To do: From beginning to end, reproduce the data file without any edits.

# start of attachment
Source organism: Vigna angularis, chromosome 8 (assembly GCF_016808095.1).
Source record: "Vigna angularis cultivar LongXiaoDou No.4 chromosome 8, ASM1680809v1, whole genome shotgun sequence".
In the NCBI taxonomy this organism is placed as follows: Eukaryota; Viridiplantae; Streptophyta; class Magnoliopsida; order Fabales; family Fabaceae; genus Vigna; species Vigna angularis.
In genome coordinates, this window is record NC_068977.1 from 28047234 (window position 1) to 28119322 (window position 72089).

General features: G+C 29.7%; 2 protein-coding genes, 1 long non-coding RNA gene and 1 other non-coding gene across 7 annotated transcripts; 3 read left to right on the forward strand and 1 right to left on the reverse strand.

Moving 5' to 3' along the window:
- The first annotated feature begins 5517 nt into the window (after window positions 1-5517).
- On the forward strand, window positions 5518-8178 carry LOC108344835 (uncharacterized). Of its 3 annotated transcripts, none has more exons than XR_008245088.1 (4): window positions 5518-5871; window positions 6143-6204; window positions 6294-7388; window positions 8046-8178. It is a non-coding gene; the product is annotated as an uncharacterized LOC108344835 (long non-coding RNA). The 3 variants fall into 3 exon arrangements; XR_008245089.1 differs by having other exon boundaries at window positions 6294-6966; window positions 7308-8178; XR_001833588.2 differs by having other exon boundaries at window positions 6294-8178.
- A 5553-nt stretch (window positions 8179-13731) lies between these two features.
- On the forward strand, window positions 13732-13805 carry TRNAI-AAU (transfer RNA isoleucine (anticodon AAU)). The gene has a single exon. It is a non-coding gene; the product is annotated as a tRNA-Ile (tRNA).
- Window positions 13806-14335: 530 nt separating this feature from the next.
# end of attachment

Source organism: Vigna angularis, chromosome 8 (assembly GCF_016808095.1).
Source record: "Vigna angularis cultivar LongXiaoDou No.4 chromosome 8, ASM1680809v1, whole genome shotgun sequence".
In the NCBI taxonomy this organism is placed as follows: Eukaryota; Viridiplantae; Streptophyta; class Magnoliopsida; order Fabales; family Fabaceae; genus Vigna; species Vigna angularis.
In genome coordinates, this window is record NC_068977.1 from 28047234 (window position 1) to 28119322 (window position 72089).

General features: G+C 29.7%; 2 protein-coding genes, 1 long non-coding RNA gene and 1 other non-coding gene across 7 annotated transcripts; 3 read left to right on the forward strand and 1 right to left on the reverse strand.

Moving 5' to 3' along the window:
- The first annotated feature begins 5517 nt into the window (after window positions 1-5517).
- On the forward strand, window positions 5518-8178 carry LOC108344835 (uncharacterized). Of its 3 annotated transcripts, none has more exons than XR_008245088.1 (4): window positions 5518-5871; window positions 6143-6204; window positions 6294-7388; window positions 8046-8178. It is a non-coding gene; the product is annotated as an uncharacterized LOC108344835 (long non-coding RNA). The 3 variants fall into 3 exon arrangements; XR_008245089.1 differs by having other exon boundaries at window positions 6294-6966; window positions 7308-8178; XR_001833588.2 differs by having other exon boundaries at window positions 6294-8178.
- A 5553-nt stretch (window positions 8179-13731) lies between these two features.
- On the forward strand, window positions 13732-13805 carry TRNAI-AAU (transfer RNA isoleucine (anticodon AAU)). The gene has a single exon. It is a non-coding gene; the product is annotated as a tRNA-Ile (tRNA).
- Window positions 13806-14335: 530 nt separating this feature from the next.